Returning to the network interface 205, the two main tasks of input packet processing and output packet processing will now briefly be described. Input packet processing may be performed by one or more input ports of the network interface 205. Input packet processing includes the following: (1) receiving and verifying incoming Ethernet packets, (2) modifying packet headers when appropriate, (3) requesting buffer pointers from the shared memory manager 220 for storage of incoming packets, (4) requesting forwarding decisions from the switch fabric block 210, (5) transferring the incoming packet data to the shared memory manager 220 for temporary storage in an external shared memory 230, and (5) upon receipt of a forwarding decision, forwarding the buffer pointer(s) to the output port(s) indicated by the forwarding decision. Output packet processing may be performed by one or more output ports of the network interface 205. Output processing includes requesting packet data from the shared memory manager 220, transmitting packets onto the network, and requesting deallocation of buffer(s) after packets have been transmitted.
The network interface 205, the CPU interface 215, and the cascading interface 225 are coupled to the shared memory manager 220 and the switch fabric block 210. Preferably, critical functions such as packet forwarding and packet buffering are centralized as shown in FIG. 2. The shared memory manager 220 provides an efficient centralized interface to the external shared memory for buffering of incoming packets. The switch fabric block 210 includes a search engine and learning logic for searching and maintaining the forwarding and filtering database with the assistance of the CPU.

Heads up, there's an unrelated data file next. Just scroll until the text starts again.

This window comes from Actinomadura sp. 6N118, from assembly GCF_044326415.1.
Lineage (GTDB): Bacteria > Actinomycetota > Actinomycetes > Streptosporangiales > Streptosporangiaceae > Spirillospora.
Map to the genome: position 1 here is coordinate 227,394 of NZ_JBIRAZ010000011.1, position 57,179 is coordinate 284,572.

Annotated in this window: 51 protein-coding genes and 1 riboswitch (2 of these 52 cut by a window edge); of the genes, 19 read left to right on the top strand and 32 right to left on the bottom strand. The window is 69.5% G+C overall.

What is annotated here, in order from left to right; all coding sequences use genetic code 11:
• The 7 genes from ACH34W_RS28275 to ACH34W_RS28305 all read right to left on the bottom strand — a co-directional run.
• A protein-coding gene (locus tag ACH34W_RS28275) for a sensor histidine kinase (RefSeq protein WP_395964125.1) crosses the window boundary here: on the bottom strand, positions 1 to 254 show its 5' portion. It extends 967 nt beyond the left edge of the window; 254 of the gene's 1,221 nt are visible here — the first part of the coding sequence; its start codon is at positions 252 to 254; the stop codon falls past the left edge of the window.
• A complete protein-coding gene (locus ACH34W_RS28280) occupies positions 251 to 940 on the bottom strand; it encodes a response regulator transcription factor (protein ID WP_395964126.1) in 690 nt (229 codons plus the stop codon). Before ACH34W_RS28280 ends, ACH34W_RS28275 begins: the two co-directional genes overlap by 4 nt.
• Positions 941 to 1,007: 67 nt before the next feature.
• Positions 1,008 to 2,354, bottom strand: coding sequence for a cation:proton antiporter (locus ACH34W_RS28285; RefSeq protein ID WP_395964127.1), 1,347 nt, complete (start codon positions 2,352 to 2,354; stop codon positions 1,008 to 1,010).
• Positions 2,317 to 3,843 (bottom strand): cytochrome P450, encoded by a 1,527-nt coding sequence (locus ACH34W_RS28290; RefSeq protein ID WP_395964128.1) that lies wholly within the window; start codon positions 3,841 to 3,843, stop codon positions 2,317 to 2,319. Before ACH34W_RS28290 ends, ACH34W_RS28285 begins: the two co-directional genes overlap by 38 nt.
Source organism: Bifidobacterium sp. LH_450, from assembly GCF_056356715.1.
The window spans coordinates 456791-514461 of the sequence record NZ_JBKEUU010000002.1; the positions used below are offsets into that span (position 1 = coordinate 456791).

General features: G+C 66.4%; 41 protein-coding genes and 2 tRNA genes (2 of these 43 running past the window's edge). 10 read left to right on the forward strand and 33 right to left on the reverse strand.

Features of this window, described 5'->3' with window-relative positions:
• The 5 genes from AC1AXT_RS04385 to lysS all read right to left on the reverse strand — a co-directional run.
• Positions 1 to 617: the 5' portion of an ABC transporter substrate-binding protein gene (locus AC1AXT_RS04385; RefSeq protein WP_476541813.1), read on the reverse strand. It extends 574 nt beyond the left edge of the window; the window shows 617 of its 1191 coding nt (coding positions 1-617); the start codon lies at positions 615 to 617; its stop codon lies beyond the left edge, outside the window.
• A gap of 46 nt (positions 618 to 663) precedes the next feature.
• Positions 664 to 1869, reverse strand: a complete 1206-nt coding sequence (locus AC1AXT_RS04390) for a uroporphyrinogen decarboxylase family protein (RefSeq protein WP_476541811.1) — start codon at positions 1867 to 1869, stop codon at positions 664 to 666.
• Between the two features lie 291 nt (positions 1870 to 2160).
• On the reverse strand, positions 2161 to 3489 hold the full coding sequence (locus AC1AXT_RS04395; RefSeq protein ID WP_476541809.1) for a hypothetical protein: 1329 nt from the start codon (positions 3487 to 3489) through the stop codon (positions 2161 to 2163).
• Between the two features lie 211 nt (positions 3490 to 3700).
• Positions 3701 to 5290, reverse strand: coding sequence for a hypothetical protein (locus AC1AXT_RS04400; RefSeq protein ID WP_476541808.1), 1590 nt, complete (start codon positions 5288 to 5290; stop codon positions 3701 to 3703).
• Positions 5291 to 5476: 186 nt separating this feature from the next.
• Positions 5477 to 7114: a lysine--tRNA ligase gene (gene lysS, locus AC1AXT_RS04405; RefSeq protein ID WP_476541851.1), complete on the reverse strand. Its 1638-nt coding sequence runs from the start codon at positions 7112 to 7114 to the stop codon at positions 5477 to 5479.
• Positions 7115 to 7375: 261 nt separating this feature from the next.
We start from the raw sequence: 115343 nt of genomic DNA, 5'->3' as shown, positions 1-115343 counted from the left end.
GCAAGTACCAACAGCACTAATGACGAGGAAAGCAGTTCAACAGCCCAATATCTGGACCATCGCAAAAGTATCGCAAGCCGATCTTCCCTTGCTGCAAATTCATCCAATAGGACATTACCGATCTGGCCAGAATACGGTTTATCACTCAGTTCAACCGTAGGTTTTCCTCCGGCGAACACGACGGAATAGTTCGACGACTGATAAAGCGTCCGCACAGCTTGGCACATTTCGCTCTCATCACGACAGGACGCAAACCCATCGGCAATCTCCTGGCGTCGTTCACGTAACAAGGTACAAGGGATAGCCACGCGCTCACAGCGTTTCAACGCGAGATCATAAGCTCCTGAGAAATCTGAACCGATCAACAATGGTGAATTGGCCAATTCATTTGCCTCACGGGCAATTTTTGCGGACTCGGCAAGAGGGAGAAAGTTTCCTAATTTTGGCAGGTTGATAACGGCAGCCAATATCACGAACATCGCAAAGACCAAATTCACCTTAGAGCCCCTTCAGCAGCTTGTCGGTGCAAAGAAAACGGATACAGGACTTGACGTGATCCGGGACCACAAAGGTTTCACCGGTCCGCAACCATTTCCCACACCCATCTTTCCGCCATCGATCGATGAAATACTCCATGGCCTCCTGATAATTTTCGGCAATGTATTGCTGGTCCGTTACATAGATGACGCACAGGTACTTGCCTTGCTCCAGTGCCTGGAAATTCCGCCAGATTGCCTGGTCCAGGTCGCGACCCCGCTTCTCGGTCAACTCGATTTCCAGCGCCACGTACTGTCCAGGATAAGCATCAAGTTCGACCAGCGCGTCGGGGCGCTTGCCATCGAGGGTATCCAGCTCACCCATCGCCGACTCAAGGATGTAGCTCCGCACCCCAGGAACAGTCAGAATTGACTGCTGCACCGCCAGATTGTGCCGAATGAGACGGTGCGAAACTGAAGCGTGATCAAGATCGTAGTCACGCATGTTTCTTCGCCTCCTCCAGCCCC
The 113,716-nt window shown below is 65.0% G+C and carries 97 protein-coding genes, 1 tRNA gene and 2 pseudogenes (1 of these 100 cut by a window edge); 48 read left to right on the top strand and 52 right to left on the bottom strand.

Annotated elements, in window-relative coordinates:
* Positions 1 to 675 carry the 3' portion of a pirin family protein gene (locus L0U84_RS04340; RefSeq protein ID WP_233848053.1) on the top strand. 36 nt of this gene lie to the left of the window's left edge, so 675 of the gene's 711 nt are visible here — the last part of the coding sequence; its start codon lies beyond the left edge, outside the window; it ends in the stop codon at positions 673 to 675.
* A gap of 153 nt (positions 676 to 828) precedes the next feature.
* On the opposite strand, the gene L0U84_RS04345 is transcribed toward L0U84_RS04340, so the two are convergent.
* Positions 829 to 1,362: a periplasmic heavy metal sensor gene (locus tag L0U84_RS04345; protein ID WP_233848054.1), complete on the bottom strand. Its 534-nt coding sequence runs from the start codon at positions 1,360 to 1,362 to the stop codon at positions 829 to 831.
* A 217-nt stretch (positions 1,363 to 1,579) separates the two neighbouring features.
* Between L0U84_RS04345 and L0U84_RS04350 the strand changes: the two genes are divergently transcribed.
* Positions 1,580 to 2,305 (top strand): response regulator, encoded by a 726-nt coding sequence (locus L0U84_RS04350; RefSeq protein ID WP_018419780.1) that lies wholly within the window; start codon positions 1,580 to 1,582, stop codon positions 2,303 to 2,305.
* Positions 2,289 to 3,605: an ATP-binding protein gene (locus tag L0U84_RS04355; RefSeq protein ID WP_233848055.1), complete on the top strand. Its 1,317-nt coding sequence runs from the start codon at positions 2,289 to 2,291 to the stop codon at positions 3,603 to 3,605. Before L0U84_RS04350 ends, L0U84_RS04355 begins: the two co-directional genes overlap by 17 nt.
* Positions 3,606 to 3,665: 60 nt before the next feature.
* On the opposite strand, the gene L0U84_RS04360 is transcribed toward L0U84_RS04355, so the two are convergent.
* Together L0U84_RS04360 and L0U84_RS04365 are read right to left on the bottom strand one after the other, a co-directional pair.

The centralized switch fabric block 210 includes a search engine that provides access to the forwarding and filtering database on behalf of the interfaces 205, 215, and 225. Packet header matching, Layer 2 based learning, Layer 2 and Layer 3 packet forwarding, filtering, and aging are exemplary functions that may be performed by the switch fabric block 210. Each input port is coupled with the switch fabric block 210 to receive forwarding decisions for received packets. The forwarding decision indicates the outbound port(s) (e.g., external network port or internal cascading port) upon which the corresponding packet should be transmitted. Additional information may also be included in the forwarding decision to support hardware routing such as a new MAC destination address (DA) for MAC DA replacement. Further, a priority indication may also be included in the forwarding decision to facilitate prioritization of packet traffic through the switch element 200.